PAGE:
Apple’s Emergency SOS feature launched this week, adding yet another option to the emergency market. It comes free on any iPhone 14 for the next two years and allows iPhone users to contact emergency responders when they don’t have cell service. Time will tell, but many people are already predicting that this SOS service will be popular with weekend warriors and consumers who’ve traditionally shied away from a device like the Mini 2. It will undoubtedly help save many lives and help thousands of people who find themselves in trouble in the backcountry.

But it’s important to point out that Apple’s SOS service is not designed for two-way messaging like the Messenger or Mini 2. It’s only designed for a rescue. I couldn’t have used my iPhone to stay in touch on my recent hike when I was out of cell service, or to stay in touch with my wife on a recent hunt when I was gone for four days in the remote wilderness. Plus, Apple’s SOS service is only available in the United States and Canada for now, but you can use a Garmin Messenger or Mini 2 anywhere in the world.

Which One Should You Buy?

The easy answer to this question is this: If you play in the backcountry a fair amount and spend time out of cell service and want a truly reliable way to put out an SOS and stay in touch with your family and friends, buy a Garmin Messenger. If you want those same features and also want to use your device for navigation, spring the extra dollars to buy a Mini 2.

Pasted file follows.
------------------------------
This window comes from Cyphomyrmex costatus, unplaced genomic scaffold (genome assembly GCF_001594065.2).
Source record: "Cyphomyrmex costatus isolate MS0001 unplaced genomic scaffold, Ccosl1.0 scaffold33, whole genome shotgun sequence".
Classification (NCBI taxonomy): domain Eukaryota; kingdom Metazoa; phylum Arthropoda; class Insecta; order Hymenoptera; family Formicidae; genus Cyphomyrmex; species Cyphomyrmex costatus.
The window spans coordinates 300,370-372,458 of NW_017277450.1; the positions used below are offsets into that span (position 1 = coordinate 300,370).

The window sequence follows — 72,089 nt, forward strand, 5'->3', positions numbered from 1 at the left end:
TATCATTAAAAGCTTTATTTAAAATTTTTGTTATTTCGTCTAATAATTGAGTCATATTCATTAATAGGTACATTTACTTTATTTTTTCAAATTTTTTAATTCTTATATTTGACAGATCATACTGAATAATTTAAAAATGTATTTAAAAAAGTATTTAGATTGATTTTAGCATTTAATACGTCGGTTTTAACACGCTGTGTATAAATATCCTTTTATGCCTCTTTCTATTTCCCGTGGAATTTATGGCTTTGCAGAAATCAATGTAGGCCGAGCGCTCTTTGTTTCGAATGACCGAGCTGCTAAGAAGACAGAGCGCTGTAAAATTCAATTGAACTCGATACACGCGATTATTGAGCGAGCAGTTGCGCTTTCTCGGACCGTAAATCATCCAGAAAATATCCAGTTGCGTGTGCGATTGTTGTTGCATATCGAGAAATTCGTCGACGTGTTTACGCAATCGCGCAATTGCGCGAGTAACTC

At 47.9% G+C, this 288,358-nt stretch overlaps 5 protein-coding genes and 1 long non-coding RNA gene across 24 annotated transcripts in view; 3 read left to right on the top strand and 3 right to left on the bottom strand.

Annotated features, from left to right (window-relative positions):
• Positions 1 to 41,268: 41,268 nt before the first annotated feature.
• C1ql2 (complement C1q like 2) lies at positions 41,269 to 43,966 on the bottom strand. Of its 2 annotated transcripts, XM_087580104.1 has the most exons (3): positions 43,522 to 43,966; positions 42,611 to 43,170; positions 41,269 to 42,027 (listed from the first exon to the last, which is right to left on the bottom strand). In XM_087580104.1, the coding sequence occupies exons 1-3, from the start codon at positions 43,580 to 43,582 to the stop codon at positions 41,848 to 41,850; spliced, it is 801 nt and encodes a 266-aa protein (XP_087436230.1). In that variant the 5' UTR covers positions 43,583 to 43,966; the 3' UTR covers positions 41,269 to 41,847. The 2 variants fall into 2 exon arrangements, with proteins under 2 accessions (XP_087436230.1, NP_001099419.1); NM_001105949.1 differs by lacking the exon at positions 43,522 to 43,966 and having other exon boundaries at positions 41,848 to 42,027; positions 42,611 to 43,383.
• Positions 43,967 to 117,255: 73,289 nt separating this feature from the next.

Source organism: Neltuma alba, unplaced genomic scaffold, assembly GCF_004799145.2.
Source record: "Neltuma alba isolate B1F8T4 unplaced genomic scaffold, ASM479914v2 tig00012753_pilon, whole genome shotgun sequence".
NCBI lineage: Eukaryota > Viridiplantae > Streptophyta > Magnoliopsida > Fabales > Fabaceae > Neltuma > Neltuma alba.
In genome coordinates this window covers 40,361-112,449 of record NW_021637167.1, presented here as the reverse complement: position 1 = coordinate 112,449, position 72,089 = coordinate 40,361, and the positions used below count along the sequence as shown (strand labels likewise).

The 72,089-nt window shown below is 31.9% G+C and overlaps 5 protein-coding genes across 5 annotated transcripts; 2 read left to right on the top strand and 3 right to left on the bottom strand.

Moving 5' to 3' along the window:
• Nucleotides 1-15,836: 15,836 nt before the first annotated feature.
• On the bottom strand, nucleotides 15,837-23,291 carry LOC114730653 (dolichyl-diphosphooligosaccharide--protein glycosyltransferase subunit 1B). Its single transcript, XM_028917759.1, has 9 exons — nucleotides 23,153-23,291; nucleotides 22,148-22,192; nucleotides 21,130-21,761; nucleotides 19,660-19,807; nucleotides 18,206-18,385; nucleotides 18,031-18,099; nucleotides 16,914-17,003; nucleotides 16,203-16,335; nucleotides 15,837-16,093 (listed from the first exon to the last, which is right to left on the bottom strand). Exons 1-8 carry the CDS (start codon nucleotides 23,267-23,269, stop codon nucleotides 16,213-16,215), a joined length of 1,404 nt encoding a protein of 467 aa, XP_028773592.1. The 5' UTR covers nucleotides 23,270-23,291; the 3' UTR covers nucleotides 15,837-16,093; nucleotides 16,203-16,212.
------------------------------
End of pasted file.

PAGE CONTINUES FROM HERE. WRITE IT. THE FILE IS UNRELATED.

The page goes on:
Size and shape are also a consideration. If you spend more time in your car, buy a Messenger. If you spend more time with a pack on, buy a Mini 2. Either way, the first thing you should do when you buy a Messenger or Mini 2 is to download the Messenger app and use that as the main way to control your device. With the app, plus your choice of satellite communicator, you’ll have a powerful tool that can do everything from negotiating dinner plans from the top of a 10,000-foot mountain to calling for a rescue if you find yourself in a truly scary situation.

Lead Photo: Jakob Schiller

When you buy something using the retail links in our stories, we may earn a small commission. We do not accept money for editorial gear reviews. Read more about our policy.

promo logo
sms